A carbon tax to fund increased border security?

A carbon tax to fund increased border security?
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As the old saying goes, politics makes strange bedfellows.  A national carbon tax to fund increased border security fits that description. President TrumpDonald John TrumpTrump knocks BuzzFeed over Cohen report, points to Russia dossier DNC says it was targeted by Russian hackers after fall midterms BuzzFeed stands by Cohen report: Mueller should 'make clear what he's disputing' MORE’s request for these funds is a major sticking point with Democrats in the current budget impasse. However, many of the younger generation of Democrats elected to the House in the midterm election strongly support government action to address the climate challenge. 

Is there a way for all sides to declare victory from this solution? Increased funding for border security would allow the president to fulfill a campaign promise that is extremely important to his base. A carbon tax would allow Democrats to score a major climate policy victory. A significant chunk of the revenues from the carbon tax could go to increase the safety of asylum-seekers and the speed at which their requests are processed. The remaining revenues could contribute to the deficit reduction goals of traditional Republicans. Finally, all three groups could claim credit for a reduced risk of global climate change and a more humanitarian approach to dealing with asylum-seekers.

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How does all of this pencil out? The annual budget of the Department of Homeland Security is approximately $40 billion. Greenhouse gas (GHG) emissions in the United States in 2016, the most recent year of data available, were 6,511 million metric tons. Therefore, a carbon price of $10 per metric ton would raise roughly $65 billion annually, which could double the budget of Homeland Security, with more than $25 billion left over.

What would a $10 per metric ton price of carbon mean for consumers? It would raise the price of gasoline by about 10 cents per gallon. Electricity prices would be less impacted because an increasing share of electricity comes from zero-carbon sources, particularly in the West.

What about the concerns that poorer households would bear a greater share of the economic burden of a carbon tax? A simple solution is an income-based refund of a portion of the carbon tax paid by a household. Based on their annual miles driven and annual electricity and natural gas bills, households would receive a refund of a share of the carbon taxes they paid that declines as adjusted gross income increase. This scheme has the added benefit of encouraging low-income households to file their income taxes, thereby reducing the size of the underground economy.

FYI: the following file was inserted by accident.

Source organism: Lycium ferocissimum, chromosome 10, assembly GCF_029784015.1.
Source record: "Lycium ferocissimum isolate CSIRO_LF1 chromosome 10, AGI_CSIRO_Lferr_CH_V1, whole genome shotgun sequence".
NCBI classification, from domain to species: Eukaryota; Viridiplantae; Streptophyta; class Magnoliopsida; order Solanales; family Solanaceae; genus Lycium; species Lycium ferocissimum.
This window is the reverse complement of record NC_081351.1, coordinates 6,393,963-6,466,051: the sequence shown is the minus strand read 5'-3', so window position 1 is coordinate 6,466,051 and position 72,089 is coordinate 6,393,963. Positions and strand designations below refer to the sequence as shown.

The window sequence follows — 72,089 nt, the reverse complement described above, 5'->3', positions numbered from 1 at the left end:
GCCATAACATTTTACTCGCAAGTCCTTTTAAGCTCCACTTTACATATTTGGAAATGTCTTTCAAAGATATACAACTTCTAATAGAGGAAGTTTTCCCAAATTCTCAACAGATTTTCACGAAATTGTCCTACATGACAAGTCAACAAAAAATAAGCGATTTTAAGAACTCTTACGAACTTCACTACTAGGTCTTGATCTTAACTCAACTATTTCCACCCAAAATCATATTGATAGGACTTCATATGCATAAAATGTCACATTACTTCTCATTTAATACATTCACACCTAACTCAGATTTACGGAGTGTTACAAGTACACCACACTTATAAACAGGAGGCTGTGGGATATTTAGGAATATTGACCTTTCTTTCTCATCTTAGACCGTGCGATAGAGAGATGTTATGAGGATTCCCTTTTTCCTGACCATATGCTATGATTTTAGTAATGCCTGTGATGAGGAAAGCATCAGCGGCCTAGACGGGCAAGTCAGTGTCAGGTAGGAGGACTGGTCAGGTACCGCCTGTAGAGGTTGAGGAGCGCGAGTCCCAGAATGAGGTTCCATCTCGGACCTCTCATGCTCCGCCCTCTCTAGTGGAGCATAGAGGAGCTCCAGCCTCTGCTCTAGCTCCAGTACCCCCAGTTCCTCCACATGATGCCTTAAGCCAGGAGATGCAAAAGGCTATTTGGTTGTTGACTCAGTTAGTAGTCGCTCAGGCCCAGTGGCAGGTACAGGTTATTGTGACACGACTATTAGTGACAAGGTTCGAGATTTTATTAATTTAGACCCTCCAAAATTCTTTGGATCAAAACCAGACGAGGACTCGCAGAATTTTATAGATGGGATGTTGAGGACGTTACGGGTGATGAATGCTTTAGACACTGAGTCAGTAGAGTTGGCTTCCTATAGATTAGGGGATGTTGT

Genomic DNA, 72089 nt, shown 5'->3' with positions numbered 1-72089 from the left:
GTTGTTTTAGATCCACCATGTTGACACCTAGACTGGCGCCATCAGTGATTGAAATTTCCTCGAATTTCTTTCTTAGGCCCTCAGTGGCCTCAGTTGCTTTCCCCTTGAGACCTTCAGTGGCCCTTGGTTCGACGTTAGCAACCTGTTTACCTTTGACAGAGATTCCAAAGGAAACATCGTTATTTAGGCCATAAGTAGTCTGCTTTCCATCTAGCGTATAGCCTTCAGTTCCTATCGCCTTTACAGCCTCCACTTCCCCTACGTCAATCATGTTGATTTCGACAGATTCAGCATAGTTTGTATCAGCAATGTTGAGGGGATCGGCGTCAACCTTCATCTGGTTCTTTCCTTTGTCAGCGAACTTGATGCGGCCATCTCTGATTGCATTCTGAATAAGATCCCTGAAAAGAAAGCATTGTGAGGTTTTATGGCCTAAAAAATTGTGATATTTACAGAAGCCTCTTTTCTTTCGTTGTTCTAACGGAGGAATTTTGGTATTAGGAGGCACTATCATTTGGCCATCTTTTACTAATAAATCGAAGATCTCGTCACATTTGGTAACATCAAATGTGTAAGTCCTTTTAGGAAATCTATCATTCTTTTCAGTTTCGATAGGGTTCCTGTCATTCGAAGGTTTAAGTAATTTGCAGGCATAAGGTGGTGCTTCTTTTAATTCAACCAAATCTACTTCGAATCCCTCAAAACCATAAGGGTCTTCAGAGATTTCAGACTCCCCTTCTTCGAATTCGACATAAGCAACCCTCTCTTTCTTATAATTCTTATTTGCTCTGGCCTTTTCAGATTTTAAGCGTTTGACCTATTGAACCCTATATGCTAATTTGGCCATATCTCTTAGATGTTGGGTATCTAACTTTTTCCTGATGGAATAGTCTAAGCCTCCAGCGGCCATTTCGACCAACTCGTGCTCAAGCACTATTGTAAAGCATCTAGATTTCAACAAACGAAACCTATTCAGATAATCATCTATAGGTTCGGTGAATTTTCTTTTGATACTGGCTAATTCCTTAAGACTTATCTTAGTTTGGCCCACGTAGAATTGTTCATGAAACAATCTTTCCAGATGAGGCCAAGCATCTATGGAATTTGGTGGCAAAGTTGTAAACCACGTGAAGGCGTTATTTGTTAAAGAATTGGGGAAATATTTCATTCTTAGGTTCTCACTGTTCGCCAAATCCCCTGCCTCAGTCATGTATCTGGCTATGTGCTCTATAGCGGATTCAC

What could be done with any carbon tax revenues not devoted to increased border security? Because all politicians agree that more jobs are better than less jobs, there is a simple solution: Reduce payroll and income tax rates that dull the incentive to work and increase the cost to firms of hiring workers. This logic is consistent with the intuitive logic that governments should tax things they don’t want their citizens to do, like produce GHG emissions, and reduce the taxes on things they want them to do, like work.

The most long-lasting dividend from this policy is that once the United States has a carbon tax in place, it can pressure other major emitters to price carbon. The United States can impose what are called border adjustments for the carbon content of all imports from countries that do not set an equivalent or higher price of carbon. To see how this works, suppose the United States imports widgets from “Country X,” and it determines that producing one widget yields one ton of GHG emissions. A $10 per ton border adjustment paid by the importing firm would accrue to the United States for each widget sold here.

Border adjustments by United States are legal under the rules of World Trade Organization (WTO) and would provide a strong incentive for Country X to implement a domestic carbon tax, particularly if a significant fraction of its output is sold in countries that price carbon. That is because unless Country X adopts an equal or higher domestic carbon price, the carbon tax revenue from its widget imports goes to the United States. Country X widget producers have to pay the carbon price on imports to the United States under both the border adjustment and domestic carbon price regime. However, Country X, instead of the United States, would capture these carbon tax revenues if it has a carbon price in place that is at least equal to the one in the United States.

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As more countries implement a modest carbon price in response to the imposition of border adjustments by an increasing number of countries with carbon pricing programs, eventually most countries of the world would price carbon. At that point, raising the price of carbon is the least cost approach to achieving significant reductions in global GHG emissions.

Most Americans support increased border security and humane treatment of asylum seekers. Most of these same Americans also believe it is increasingly urgent to address the global climate challenge. With a modest carbon tax all of these goals can be met.

Frank A. Wolak is a professor of economics and director of the Program on Energy and Sustainable Development at Stanford University.